Client: Museum of Contemporary Art, Zagreb
Location: Zagreb, Croatia
Completion date: 2011
Opposing Views presented the visualization of conflict and debate through biofeedback, sensor driven, real time video programming.
How ideologies and emotions interrelate was examined within the context of conflict, with an emphasis on how the ideologies of the few impact the many. The construct of conflict took shape in the form of public debate, between two citizen participants of opposing views. Biofeedback sensors created data based on their emotional fluctuations and translated that impact into real-time video distortions.
The project was presented on the 400-foot media architectural facade of the Museum of Contemporary Art Zagreb.
Commissioned through the International Symposium on Electronic Arts (ISEA) Istanbul 2011 and the Museum of Contemporary Art Zagreb, the goal of Opposing Views was to provide a dynamic spatial dialog between site, power structures and the examination of public debate to present new avenues of communicative infrastructures.
The custom integration of the work spanned the three-story LED facade system and engaged a major pedestrian and transit corridor of the City of Zagreb in dialog with the museum as interior and exterior civic space.
The artist team coordinated closely with the Museum of Contemporary Art, Zagreb and ISEA Istanbul media arts curators to integrate the custom software system into the existing architectural facade. Participants were identified through the curatorial staff and their civic associations. Each group of volunteers selected their own topics of debate, ranging from the role of the museum within gentrification, urban planning and cultural destination development goals to the significance of photography in national identity structures. All debate sessions were recorded and later translated as part of the archival process.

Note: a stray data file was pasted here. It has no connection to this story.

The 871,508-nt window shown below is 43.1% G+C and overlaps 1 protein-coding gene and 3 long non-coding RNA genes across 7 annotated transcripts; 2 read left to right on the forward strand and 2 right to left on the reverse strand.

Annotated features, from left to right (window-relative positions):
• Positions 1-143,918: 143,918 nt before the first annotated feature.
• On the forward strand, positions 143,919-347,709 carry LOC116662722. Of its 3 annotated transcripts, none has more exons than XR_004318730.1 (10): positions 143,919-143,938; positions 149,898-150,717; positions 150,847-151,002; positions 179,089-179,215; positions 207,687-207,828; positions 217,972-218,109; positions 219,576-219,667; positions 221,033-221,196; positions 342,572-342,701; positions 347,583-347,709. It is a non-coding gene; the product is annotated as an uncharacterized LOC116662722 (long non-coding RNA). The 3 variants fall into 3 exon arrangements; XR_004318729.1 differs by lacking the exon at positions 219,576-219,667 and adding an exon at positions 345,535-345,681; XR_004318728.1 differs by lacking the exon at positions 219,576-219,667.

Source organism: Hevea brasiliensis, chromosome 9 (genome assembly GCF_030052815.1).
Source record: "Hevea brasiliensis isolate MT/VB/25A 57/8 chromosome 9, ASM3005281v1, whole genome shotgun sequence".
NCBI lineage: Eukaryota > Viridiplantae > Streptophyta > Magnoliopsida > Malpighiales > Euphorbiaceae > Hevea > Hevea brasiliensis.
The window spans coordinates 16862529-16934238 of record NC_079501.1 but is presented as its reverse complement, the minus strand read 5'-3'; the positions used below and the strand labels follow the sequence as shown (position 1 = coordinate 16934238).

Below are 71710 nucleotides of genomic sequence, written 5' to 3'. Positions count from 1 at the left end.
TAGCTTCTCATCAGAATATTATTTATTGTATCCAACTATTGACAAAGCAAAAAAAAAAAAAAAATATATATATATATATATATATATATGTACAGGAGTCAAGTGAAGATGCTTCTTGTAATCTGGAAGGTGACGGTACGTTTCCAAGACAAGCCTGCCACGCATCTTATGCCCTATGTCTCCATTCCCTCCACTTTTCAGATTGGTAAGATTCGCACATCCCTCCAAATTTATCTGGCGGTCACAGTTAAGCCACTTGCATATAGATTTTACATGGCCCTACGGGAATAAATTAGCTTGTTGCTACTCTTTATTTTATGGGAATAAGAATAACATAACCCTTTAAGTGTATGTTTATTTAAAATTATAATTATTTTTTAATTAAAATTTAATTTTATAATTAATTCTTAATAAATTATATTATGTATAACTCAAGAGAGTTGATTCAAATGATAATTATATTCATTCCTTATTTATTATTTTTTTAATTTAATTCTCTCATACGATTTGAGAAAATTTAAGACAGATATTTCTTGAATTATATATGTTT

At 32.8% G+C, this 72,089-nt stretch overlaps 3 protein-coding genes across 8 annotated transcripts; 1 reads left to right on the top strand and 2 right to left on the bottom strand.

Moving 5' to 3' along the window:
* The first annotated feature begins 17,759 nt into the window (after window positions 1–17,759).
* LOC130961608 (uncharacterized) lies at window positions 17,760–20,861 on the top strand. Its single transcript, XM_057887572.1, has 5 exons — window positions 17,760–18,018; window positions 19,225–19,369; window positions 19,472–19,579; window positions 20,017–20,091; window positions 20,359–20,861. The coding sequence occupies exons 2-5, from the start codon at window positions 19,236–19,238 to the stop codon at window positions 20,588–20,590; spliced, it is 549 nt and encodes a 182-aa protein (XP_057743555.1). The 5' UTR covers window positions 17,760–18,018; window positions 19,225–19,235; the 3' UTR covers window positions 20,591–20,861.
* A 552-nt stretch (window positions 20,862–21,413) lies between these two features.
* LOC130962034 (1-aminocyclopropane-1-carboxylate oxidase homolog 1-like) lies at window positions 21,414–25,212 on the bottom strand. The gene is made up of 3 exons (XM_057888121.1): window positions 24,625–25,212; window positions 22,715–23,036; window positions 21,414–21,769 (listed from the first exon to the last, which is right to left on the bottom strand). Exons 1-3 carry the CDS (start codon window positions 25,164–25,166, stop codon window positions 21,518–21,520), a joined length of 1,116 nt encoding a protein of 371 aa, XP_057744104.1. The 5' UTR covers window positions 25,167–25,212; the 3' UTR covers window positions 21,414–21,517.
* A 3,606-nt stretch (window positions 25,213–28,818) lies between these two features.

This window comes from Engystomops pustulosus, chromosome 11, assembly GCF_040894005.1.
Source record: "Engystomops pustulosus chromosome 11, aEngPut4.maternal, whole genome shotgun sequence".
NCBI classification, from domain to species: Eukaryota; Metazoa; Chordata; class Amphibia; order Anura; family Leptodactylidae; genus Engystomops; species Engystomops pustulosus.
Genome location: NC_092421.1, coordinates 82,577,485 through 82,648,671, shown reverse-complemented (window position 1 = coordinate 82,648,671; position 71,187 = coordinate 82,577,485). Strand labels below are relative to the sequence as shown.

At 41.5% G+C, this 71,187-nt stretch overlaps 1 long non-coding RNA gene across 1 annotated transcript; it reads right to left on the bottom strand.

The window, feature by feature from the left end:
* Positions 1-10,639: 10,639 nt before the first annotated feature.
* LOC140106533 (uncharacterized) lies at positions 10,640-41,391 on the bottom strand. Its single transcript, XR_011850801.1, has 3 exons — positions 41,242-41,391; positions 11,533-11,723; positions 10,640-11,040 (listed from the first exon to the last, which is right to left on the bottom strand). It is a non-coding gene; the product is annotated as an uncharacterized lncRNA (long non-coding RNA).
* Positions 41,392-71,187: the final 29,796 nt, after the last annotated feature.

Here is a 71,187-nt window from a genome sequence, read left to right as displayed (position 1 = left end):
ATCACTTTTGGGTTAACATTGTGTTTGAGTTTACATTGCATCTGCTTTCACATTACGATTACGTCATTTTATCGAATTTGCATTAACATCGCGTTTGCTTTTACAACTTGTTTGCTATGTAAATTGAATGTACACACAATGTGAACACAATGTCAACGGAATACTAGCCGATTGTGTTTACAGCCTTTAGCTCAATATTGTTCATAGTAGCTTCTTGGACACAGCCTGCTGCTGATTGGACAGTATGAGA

The International Symposium on Electronic Arts (ISEA) Istanbul 2011 and the Museum of Contemporary Art Zagreb presented, Opposing Views within the program: Dislocations, as part of the Official Parallel Program of the 12th Istanbul Biennial.
Curators: Lanfranco Aceti and Tihomir Milovac
Partners: Borusan Muzik Evi and Kasa Gallery
Debate Participants Shown:
Marijeta Karlovic | Vladimir Tatomir
Bella Rupena | Vanja Rudic
The Dislocations Program was published by Leonardo Electronic Almanac. Examining the complexities of contemporary cultural tensions, the project identified with literary dialogues framed by the editors of e-Flux Journal, Julieta Aranda, Brian Kuan Wood, and Anton Vidokle through the investigation of "two sides of a single, irreconcilable anxiety with regard to cultural tradition, the promises of modernism, and the shortcomings of both. From this singular vantage point, we can perhaps discern something like a primary limit; which can also be a raw material; guiding our very ability to produce, or even reflect, culture today."